Love and Acceptance in the Land of the Blue Sky

Hello blog readers!

I want to tell you about a phenomenal outpouring of love and acceptance I witnessed on September 3, 2011 in Ulaanbaatar.

Needless to say, I am a huge proponent of human rights across the world.  I truly believe that everyone is created equally and that we all have rights as human beings on this planet.  LGBT issues are very close to my heart.  Growing up in Nebraska, I had many people telling me that being gay, or different for that matter, was wrong and it didn't make me normal.  I could care less about being normal.  I remember witnessing the election of November 2000 when Nebraska voted to amend its constitution to prohibit the recognition of same-sex marriages.  It broke my heart and I lost hope.  I couldn't understand why people could be so angry at someone for wanting to love and be loved regardless of their sexual orientation.  I am very fortunate to come from family that shows me endless love, tolerance and gave me the ambition to succeed in life no matter who I am.  Their love and support allowed me to join the Peace Corps.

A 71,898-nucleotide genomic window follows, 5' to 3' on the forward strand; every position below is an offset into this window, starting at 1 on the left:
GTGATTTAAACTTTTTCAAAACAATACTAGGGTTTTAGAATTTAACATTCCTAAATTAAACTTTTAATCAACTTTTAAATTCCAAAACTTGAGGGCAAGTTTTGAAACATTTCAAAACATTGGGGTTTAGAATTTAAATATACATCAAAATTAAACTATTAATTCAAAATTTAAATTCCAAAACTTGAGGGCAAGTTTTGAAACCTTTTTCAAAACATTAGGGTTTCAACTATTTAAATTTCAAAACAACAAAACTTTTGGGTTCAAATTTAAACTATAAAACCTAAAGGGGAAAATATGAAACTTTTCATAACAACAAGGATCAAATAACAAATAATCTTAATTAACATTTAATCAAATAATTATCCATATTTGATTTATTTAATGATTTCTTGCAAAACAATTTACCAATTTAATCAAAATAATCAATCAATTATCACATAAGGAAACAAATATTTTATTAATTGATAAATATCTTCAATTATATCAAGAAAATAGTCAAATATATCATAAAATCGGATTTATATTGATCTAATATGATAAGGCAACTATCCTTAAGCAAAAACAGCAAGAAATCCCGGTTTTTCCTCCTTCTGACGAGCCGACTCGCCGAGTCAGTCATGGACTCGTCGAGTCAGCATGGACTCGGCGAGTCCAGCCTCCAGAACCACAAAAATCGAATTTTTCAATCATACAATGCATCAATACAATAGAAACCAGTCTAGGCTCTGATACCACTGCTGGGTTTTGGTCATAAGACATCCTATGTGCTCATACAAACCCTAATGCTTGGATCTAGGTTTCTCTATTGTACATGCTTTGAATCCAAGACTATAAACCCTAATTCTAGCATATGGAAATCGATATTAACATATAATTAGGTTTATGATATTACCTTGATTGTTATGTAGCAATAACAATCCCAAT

I brought with me, to Mongolia, my passion for human rights.  I knew that LGBT rights were still emerging in this country.  It was only in 2002 that homosexuality was decriminalized.  On September 3, I attended an event hosted by the LGBT Centre in Ulaanbaatar.  It was called "Mr. Beauty 2011" and it was a drag queen competition.  I went with some friends to this small bar that was off the beaten path.  I didn't expect to see many people there.  I was SHOCKED when I entered!  There must have been around 250-300 people there.  The night started with the contestants coming out wearing traditional women's Mongolian clothes.  They were absolutely gorgeous!  The other portions of the competition were swimsuit wear, formal wear and then came time for the question.  Unfortunately, my Mongolian wasn't good enough to understand what was being said.  My guess is that each question and answer dealt with LGBT issues in Mongolia.